Which is why I, along with 10 other people, shared my abortion story with the Supreme Court in an amicus brief filed late last year. I detailed my life as a child in Anchorage, Alaska, where I lived with my mother, my brother, and my devoutly Southern Baptist and physically abusive father. I shared information about my relationship with the man who got me pregnant — a man who didn’t want to be a parent either, but by the grace of his gender was spared the harassment I endured months after my abortion and at the hands of religious, anti-abortion family members and “friends.” Because while my abortion procedure was relatively pain-free, the aftermath was anything but.

I shared private information, both personal and medical, with people who can only be described as strangers, including a newly appointed justice I worked hard to keep off the bench. I cannot think of any other medical procedure that requires so much of the patients who have it. Colonoscopy patients are not sharing stories of their procedures in a desperate attempt to make sure others can receive the same type and level of care, even though a person is 40 times more likely to die from a colonoscopy than they are in an abortion.

In a perfect world, sharing my story with the people who make up the Supreme Court would be entirely unnecessary. In a perfect world, abortion would be regulated just like any other medical procedure, and not by legislators who have wrapped their disdain for the bodily autonomy of pregnant people in faux concern for the safety of abortion procedures. In a perfect world, our government would trust pregnant people to make their own decisions about their own bodies, especially when 59 percent of those people are already parents and 95 percent of those people will not regret their decision.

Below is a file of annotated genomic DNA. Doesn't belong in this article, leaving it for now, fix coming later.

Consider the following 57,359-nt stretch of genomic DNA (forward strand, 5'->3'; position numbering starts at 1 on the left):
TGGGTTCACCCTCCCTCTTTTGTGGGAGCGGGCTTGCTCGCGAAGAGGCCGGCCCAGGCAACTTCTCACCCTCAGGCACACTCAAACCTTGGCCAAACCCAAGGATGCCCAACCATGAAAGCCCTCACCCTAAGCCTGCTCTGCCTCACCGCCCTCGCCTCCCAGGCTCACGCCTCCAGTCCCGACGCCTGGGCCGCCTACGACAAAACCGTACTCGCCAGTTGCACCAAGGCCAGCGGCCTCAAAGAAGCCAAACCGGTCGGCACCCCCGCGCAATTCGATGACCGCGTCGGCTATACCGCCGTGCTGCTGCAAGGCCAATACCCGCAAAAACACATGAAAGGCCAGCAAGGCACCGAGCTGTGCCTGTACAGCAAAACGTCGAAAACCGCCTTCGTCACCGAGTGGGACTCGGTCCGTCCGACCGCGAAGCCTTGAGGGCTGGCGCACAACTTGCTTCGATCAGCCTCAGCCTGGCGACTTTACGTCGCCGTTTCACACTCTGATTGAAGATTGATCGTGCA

Instead, we live in a world where six states only have one clinic that provides abortion services. We live in a world where people who are denied abortion care are more likely to experience depression and anxiety, more likely to live below the poverty line, and more likely to experience a pregnancy complication. We live in a world where, for so many people — especially Black, brown, and poor people — Roe v Wade exists in name only. We live in a world where Black women are being jailed for their pregnancy losses as the result of anti-abortion laws.

Instead, we live in a world where the children suffer if their parents are denied abortion care, yet those who claim they “value all life” continue to champion these draconian laws (when they’re not busy voting for and supporting a president who separated more than 5,400 immigrant children from their parents and put them in cages.)

But I long for a better world. I work towards it, I believe in it. I believe that one day my children — ages 5 and 1 and who are the direct result of the abortion I had when I wasn’t ready to be a mother — will live in that world. And it’s because of this hope, realized only in the figments of my imagination, that I shared my abortion story with the Supreme Court.